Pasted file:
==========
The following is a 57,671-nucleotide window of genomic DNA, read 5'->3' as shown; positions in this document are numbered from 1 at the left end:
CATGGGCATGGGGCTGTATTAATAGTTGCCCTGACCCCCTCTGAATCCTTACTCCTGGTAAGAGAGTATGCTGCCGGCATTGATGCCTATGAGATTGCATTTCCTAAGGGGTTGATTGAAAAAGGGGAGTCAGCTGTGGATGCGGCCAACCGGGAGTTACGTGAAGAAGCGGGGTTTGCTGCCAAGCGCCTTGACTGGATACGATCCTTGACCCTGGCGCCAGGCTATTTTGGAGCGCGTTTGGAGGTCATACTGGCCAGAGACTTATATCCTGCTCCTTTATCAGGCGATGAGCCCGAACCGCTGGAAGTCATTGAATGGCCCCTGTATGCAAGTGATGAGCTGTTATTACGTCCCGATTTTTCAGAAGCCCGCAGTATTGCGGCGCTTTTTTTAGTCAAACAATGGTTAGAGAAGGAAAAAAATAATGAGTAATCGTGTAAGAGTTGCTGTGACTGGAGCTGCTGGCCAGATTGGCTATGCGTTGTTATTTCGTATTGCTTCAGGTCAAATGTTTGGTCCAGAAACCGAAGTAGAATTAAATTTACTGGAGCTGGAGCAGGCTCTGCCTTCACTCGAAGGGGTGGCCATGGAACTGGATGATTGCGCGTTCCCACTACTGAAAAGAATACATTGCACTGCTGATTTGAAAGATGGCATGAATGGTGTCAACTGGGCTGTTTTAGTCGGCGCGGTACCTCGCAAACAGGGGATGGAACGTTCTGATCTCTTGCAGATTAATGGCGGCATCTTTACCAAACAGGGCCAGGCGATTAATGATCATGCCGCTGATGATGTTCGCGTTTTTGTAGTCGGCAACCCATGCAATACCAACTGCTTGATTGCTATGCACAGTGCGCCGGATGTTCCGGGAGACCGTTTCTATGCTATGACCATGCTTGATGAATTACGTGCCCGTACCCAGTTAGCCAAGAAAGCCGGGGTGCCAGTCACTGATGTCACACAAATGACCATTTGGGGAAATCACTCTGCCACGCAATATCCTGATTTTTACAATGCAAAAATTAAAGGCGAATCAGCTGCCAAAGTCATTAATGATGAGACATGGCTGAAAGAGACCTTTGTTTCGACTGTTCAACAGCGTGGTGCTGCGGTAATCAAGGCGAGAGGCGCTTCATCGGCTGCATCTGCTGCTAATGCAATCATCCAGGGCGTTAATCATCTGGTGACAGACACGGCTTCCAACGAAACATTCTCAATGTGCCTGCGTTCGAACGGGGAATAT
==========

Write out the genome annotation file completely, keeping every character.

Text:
The following is a 57,671-nucleotide window of genomic DNA, read 5'->3' as shown; positions in this document are numbered from 1 at the left end:
CATGGGCATGGGGCTGTATTAATAGTTGCCCTGACCCCCTCTGAATCCTTACTCCTGGTAAGAGAGTATGCTGCCGGCATTGATGCCTATGAGATTGCATTTCCTAAGGGGTTGATTGAAAAAGGGGAGTCAGCTGTGGATGCGGCCAACCGGGAGTTACGTGAAGAAGCGGGGTTTGCTGCCAAGCGCCTTGACTGGATACGATCCTTGACCCTGGCGCCAGGCTATTTTGGAGCGCGTTTGGAGGTCATACTGGCCAGAGACTTATATCCTGCTCCTTTATCAGGCGATGAGCCCGAACCGCTGGAAGTCATTGAATGGCCCCTGTATGCAAGTGATGAGCTGTTATTACGTCCCGATTTTTCAGAAGCCCGCAGTATTGCGGCGCTTTTTTTAGTCAAACAATGGTTAGAGAAGGAAAAAAATAATGAGTAATCGTGTAAGAGTTGCTGTGACTGGAGCTGCTGGCCAGATTGGCTATGCGTTGTTATTTCGTATTGCTTCAGGTCAAATGTTTGGTCCAGAAACCGAAGTAGAATTAAATTTACTGGAGCTGGAGCAGGCTCTGCCTTCACTCGAAGGGGTGGCCATGGAACTGGATGATTGCGCGTTCCCACTACTGAAAAGAATACATTGCACTGCTGATTTGAAAGATGGCATGAATGGTGTCAACTGGGCTGTTTTAGTCGGCGCGGTACCTCGCAAACAGGGGATGGAACGTTCTGATCTCTTGCAGATTAATGGCGGCATCTTTACCAAACAGGGCCAGGCGATTAATGATCATGCCGCTGATGATGTTCGCGTTTTTGTAGTCGGCAACCCATGCAATACCAACTGCTTGATTGCTATGCACAGTGCGCCGGATGTTCCGGGAGACCGTTTCTATGCTATGACCATGCTTGATGAATTACGTGCCCGTACCCAGTTAGCCAAGAAAGCCGGGGTGCCAGTCACTGATGTCACACAAATGACCATTTGGGGAAATCACTCTGCCACGCAATATCCTGATTTTTACAATGCAAAAATTAAAGGCGAATCAGCTGCCAAAGTCATTAATGATGAGACATGGCTGAAAGAGACCTTTGTTTCGACTGTTCAACAGCGTGGTGCTGCGGTAATCAAGGCGAGAGGCGCTTCATCGGCTGCATCTGCTGCTAATGCAATCATCCAGGGCGTTAATCATCTGGTGACAGACACGGCTTCCAACGAAACATTCTCAATGTGCCTGCGTTCGAACGGGGAATAT